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Conservative estimates ((USAID figures)) put the number of children around the world who have lost one or both parents to HIV at over 17 million – 90% of whom live in sub-saharan Africa. Even worse, almost 3.4 million children in sub-saharan Africa under the age of 15 are living with HIV themselves.
These factors have combined to place an unprecedented level of pressure and workload on surviving grandparents.
HIV has caused much direct suffering but – in wiping out full generations of many families – it has also left grandparents tottering under a weight they never expected to carry.
At sixty-five years old, one grandfather put it this way. ((WHO report, The Impact of AIDS on Older People in Africa.)) “Looking after orphans is like starting life all over again, because I have to work on the farm, clean the house, feed the children, buy school uniforms. I thought I would no longer do these things again. I am not sure if I have the energy to cope.”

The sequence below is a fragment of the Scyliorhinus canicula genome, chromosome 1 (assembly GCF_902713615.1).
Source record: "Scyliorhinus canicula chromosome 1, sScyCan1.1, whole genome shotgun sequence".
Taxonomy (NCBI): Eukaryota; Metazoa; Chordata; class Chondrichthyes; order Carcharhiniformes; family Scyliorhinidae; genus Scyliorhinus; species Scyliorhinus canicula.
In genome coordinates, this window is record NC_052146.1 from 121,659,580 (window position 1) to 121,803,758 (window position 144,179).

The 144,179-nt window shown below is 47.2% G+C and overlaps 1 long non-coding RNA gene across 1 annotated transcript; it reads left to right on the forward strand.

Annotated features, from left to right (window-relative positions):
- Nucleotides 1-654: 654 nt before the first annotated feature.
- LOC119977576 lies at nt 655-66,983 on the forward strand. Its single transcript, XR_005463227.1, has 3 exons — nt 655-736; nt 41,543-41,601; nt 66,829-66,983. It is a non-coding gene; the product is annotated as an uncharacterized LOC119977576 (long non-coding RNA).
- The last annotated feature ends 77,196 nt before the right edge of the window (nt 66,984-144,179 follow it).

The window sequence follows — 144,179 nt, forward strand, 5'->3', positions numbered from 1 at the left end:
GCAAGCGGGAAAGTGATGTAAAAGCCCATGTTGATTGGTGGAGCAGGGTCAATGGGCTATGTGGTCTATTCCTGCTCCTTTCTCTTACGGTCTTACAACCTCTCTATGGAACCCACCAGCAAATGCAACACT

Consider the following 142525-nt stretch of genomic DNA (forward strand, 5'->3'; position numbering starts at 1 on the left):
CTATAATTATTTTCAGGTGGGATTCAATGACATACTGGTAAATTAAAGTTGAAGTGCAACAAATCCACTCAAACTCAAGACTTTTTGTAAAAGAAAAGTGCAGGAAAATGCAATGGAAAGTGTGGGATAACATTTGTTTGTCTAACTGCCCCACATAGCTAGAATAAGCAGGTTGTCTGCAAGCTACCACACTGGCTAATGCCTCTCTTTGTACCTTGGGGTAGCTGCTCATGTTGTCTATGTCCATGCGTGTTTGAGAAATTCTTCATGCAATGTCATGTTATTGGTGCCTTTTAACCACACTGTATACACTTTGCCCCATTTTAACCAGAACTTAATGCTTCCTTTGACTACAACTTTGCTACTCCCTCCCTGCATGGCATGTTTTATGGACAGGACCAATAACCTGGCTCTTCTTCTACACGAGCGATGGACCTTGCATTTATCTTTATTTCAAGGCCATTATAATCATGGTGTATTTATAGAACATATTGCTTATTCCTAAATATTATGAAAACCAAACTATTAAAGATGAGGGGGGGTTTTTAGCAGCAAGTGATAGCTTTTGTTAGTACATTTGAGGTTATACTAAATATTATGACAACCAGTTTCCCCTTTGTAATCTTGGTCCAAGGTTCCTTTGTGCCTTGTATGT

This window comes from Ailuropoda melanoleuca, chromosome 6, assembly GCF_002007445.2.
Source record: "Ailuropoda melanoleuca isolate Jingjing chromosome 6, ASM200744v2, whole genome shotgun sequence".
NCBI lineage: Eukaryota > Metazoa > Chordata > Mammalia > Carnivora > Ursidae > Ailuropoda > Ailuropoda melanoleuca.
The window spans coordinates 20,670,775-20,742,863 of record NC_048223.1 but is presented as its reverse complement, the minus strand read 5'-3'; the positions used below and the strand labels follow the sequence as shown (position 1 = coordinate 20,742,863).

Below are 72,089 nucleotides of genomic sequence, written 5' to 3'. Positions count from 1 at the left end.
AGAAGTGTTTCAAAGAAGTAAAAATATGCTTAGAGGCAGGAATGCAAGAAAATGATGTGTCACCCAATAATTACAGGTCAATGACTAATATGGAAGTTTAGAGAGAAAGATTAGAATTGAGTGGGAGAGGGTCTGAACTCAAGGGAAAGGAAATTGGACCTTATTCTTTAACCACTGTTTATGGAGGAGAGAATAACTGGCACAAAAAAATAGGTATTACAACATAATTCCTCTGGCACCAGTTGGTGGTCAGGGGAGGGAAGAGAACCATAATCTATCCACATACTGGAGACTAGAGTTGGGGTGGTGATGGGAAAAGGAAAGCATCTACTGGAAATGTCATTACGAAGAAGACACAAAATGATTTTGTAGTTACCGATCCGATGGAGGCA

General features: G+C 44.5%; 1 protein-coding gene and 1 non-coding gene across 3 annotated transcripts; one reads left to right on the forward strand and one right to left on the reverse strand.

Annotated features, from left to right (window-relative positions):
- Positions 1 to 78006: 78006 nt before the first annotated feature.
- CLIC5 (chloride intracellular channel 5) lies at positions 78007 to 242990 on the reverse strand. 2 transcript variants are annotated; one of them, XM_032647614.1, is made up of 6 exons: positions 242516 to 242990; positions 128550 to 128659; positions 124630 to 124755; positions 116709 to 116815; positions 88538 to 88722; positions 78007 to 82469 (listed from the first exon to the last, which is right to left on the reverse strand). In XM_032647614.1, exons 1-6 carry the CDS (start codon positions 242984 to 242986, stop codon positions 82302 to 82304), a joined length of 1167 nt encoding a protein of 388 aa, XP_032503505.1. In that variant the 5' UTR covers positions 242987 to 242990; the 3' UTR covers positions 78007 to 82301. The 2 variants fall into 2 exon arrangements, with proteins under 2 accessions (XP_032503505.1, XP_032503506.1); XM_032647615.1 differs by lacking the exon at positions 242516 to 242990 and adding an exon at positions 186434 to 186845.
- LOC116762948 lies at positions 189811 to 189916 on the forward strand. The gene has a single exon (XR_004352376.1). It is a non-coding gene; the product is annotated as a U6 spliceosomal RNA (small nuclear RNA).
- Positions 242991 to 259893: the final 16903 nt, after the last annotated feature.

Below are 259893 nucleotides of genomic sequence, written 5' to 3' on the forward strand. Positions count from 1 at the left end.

The situation is compounded when grandparents themselves are HIV positive, as they balance family responsibilities alongside health issues that would be a heavy burden even on a young, energetic parent.
In an article in the International Journal of Environmental Research and Public Health, one HIV positive girl of 13 years old, describes the issue, saying: ‘There are no disadvantages being cared for by an older carer but it is just that my grandmother who would care for me keeps on falling sick and so I take care of her until she recovers and she also does the same.’
In Cameroon, All We Can is supporting a local organisation that has a specific focus on reaching older people. Community Development Volunteers for Technical Assistance (CDVTA) started out of a passion for serving the older generation – the founder of the organisation describes older people as providing a vital “canopy of wisdom” in society.
Supported by All We Can since 2004, CDVTA understands the importance of empowering older people to exercise their full democratic rights – and helps them give voice to concerns about the way in which Cameroon’s government policy impacts both them and their local community.
In setting up a network of clubs for older people, All We Can and CDVTA are helping to create a support infrastructure which has both psychological as well as practical benefits. Through these clubs members not only keep in touch with peers – they can also find sustainable business opportunities and develop sources of income such as goat rearing.
You can learn more about All We Can’s work in Cameroon here.
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